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In the last year or so numerous tech companies, including Google, Yelp, Amazon, and LinkedIn have been accused of unethical actions. (I was especially appalled by the Wall Street Journal’s report about how Yelp blackmailed small business owners by removing positive reviews if they didn’t advertise.)

There’s a lot of criticism of corporations and what they do. William McGurn recently wrote in the WSJ, “Progressivism is the fear that someone, somewhere might be making a profit.”

This is nothing new. Neither is the opposite end of the spectrum where some people think anything a business does is acceptable if they make a profit from it. Not pay overtime, okay. Keep an employee’s hours at 30 per week when 32 are required for benefits, okay. You get the point.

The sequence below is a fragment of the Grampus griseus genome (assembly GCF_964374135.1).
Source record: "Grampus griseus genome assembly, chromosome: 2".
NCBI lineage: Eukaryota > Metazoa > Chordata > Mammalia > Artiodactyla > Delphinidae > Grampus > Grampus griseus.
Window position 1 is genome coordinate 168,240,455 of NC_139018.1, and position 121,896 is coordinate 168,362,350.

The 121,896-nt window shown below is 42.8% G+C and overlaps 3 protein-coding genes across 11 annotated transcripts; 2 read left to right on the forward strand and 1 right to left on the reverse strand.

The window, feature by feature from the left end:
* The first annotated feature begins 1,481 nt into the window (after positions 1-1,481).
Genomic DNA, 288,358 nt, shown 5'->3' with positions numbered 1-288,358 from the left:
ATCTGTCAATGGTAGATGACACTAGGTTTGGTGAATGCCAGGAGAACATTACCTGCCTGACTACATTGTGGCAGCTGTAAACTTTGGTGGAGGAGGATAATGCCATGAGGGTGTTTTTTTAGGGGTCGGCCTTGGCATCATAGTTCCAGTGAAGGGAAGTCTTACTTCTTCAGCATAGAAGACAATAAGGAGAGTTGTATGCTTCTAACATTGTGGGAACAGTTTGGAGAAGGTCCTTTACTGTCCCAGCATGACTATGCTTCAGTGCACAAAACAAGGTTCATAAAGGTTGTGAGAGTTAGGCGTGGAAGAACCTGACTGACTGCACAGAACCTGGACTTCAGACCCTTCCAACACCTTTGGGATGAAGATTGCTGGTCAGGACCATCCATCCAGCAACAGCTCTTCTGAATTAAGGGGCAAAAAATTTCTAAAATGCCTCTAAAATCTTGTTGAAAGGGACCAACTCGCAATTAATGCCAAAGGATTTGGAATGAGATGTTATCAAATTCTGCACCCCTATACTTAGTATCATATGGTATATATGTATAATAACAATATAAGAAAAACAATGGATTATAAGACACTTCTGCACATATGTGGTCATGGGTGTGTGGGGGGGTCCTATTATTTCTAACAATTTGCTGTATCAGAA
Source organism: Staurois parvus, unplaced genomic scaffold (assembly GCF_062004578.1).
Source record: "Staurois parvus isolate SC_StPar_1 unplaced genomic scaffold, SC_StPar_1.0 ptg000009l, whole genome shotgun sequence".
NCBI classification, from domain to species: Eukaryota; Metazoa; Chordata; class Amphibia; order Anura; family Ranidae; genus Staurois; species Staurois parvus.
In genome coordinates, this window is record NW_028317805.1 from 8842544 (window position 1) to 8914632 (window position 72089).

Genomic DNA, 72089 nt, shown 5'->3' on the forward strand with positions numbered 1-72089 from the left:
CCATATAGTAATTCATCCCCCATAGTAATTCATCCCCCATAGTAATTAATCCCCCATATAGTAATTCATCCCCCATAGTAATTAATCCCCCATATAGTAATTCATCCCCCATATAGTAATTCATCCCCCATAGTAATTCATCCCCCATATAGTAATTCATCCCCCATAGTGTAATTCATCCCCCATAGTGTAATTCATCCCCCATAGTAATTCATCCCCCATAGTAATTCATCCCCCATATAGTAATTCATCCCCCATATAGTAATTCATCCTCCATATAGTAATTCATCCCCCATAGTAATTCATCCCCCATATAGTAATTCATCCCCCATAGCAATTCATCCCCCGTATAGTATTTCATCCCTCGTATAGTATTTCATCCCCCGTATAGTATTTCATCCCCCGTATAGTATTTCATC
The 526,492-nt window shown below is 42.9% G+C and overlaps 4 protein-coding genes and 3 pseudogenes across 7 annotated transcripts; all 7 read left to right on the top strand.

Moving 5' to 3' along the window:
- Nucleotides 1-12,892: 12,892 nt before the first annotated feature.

The bottom line is people not corporations make decisions. I’m sure business psychologists have analyzed this to death so my opinion might be taken as an “amateur’s opinion.” Here are my top three reasons:

They fear losing their job so they do what they think their boss will want, even though he or she also fears losing their job for the same reasons.

They want career advancement and feel they must take risks to show incredible growth and profit, and the heck with whoever gets in their way.

They just don’t get it and don’t understand their superiors have the same ambitions, motivations, and issues and are treating them the same ruthless way (they are treating their customers).

I know a lot of my business buyer clients see the above, have experienced the above, and decide to take control of the situation by buying a business. So they can do things the right way.

“Our growth depends not on how many experiences we devour, but on how many we digest.” Ralph W. Sockman

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